Amelia Boynton Robinson was violently beaten by police on a day that would become infamous as “Bloody Sunday,” March 7, 1965. While marching from Selma to the state capital, Montgomery, Alabama State Troopers rode horses, yielded batons, and donned gas masks, to break up the bold and courageous protest led by Dr. Martin Luther King Jr. against people of color being denied the right to vote. The harrowing image of the 52-year-old widower unconscious in the aftermath helped secure voting reform in the state. Boynton was left for dead, but the echoes of her stand that day, with profound clarity, show the brutality people of color faced, and still continue to face, in taking a stand against racial injustice in America.
Today, at the age of 105, Amelia Boynton Robinson passed away.
Racism is an insidious plague that often remains undetected and unacknowledged on individual and institutional levels, marginalizing all who aren’t members of the dominant white culture.
Boynton played a key role in convincing Dr. Martin Luther King Jr. to travel to Selma, Alabama in the first place, and she was the first African-American and first woman to ever run for Congress in the state of Alabama.
Dr. Martin Luther King Jr. wrote in his 1963 Letter from Birmingham while imprisoned, “I am cognizant of the interrelatedness of all communities and states. I cannot sit idly by in Atlanta and not be concerned about what happens in Birmingham. Injustice anywhere is a threat to justice everywhere. We are caught in an inescapable network of mutuality, tied in a single garment of destiny. Whatever affects one directly, affects all indirectly. Never again can we afford to live with the narrow, provincial ‘outside agitator’ idea. Anyone who lives inside the United States can never be considered an outsider anywhere within its bounds.”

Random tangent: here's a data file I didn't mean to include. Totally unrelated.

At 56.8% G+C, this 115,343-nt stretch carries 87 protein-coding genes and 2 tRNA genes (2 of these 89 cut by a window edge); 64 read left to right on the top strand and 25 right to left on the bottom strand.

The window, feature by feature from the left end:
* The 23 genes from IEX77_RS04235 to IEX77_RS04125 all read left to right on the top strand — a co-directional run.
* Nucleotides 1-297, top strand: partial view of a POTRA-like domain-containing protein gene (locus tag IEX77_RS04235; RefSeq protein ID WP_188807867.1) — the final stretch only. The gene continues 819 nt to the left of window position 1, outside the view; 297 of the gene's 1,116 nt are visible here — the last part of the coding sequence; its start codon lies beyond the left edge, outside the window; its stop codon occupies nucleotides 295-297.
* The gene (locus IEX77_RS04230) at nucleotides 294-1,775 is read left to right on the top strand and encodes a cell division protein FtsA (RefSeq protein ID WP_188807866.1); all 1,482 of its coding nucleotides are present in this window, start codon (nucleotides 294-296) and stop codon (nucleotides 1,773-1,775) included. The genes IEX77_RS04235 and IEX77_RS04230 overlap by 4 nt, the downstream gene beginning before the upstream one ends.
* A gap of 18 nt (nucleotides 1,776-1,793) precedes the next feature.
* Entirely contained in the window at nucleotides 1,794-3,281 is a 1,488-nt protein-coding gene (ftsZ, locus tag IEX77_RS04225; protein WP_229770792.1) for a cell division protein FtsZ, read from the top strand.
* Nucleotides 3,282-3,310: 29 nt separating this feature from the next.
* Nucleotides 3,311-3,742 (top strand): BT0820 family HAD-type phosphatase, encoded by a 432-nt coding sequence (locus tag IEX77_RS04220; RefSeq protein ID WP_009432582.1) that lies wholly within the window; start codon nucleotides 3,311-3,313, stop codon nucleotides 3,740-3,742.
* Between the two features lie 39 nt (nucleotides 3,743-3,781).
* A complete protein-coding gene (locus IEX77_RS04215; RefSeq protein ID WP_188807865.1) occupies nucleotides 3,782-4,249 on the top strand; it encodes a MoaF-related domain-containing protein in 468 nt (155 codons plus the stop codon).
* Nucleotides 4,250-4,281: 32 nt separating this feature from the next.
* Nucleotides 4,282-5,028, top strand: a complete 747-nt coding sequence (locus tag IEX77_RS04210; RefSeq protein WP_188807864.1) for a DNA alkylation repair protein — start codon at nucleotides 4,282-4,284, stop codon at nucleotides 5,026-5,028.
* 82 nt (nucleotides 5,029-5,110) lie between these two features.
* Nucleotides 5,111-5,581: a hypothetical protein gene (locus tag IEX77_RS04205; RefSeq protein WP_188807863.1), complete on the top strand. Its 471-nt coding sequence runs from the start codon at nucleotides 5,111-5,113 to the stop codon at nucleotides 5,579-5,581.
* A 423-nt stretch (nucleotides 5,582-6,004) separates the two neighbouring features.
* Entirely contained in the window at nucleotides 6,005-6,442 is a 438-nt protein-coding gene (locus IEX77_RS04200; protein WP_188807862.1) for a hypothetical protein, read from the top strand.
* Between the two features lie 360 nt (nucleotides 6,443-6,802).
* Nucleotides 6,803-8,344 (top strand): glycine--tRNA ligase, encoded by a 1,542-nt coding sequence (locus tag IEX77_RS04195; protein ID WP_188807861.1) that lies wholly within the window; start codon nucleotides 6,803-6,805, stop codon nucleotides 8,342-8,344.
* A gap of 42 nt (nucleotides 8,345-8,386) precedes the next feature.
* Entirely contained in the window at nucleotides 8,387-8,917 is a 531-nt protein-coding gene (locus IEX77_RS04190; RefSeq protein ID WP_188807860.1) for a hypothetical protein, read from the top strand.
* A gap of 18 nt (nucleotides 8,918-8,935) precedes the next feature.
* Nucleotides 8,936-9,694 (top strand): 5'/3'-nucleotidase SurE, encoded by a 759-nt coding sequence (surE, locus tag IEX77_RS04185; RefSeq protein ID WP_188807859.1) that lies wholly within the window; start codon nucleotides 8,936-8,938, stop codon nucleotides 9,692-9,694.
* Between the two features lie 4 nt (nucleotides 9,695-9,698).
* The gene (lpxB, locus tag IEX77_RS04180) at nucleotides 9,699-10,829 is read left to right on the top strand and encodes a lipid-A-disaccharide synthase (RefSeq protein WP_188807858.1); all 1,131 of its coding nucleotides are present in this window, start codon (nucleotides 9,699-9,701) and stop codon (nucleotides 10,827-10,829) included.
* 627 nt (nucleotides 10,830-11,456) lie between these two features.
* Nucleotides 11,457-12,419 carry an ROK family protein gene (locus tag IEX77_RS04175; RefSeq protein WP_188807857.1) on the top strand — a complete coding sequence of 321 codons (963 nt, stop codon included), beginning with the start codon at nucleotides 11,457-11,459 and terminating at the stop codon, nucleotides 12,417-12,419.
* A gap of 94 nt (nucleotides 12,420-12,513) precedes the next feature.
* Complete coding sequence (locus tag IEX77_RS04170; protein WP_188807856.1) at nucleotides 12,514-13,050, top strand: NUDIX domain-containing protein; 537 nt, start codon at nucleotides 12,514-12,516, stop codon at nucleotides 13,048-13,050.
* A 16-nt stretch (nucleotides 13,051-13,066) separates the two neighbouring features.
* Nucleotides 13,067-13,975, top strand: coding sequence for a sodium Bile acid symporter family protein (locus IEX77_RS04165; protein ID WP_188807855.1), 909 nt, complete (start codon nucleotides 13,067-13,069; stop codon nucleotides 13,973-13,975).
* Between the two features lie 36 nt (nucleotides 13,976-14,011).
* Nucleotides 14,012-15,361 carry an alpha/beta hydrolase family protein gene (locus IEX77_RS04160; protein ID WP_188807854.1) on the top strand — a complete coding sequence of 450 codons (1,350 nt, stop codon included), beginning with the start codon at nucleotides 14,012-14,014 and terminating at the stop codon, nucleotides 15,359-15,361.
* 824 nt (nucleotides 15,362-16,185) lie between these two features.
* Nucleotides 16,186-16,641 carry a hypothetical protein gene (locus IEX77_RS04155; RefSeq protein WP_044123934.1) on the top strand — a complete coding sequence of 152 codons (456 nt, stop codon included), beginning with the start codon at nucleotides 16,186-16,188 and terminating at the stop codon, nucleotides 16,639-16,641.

Half a century later-with nationwide injustices of police brutality taking the lives of unarmed people of color, Boynton’s legacy as an America hero is a shining example to follow her example, and stand up defiantly against today’s injustices. We must utilize the lessons her struggles taught us in history to avoid repeating them today.
“One wishes that Americans, white Americans, would read, for their own sakes, this record, and stop defending themselves against it,” wrote James Baldwin in an article written in 1965 entitled “Unnameable Objects, Unspeakable Crimes.” “Only then will they be enabled to change their lives. The fact that Americans, white Americans, have not yet been able to do this- to face their history, to change their lives-hideously menaces this country. Indeed, it menaces the entire world.” Baldwin adds, “For history, as nearly no one seems to know, is not merely something to be read. And it does not refer merely, or even principally, to the past. On the contrary, the great force of history comes from the fact that we carry it within us, are unconsciously controlled by it in many ways, and history is literally present in all that we do. It could scarcely be other- wise, since it is to history that we owe our frames of reference, our identities, and our aspirations.”
America has yet to move on fully from the effects that slavery and centuries of racism have imprinted on our culture. The failure to do so continues to impede any strides toward equality and justice for all in our society. Racism is an insidious plague that often remains undetected and unacknowledged on individual and institutional levels, marginalizing all who aren’t members of the dominant white culture. In remembrance of civil rights matriarch Amelia Boynton Robinson, let us remember the dark episodes of our past together as we look forward to the seventh generation in continuing making progress turning civil wrongs into civil rights. In the words of Langston Hughes, a poet of mixed European, Native American and African-American heritage, “Let America be America again.”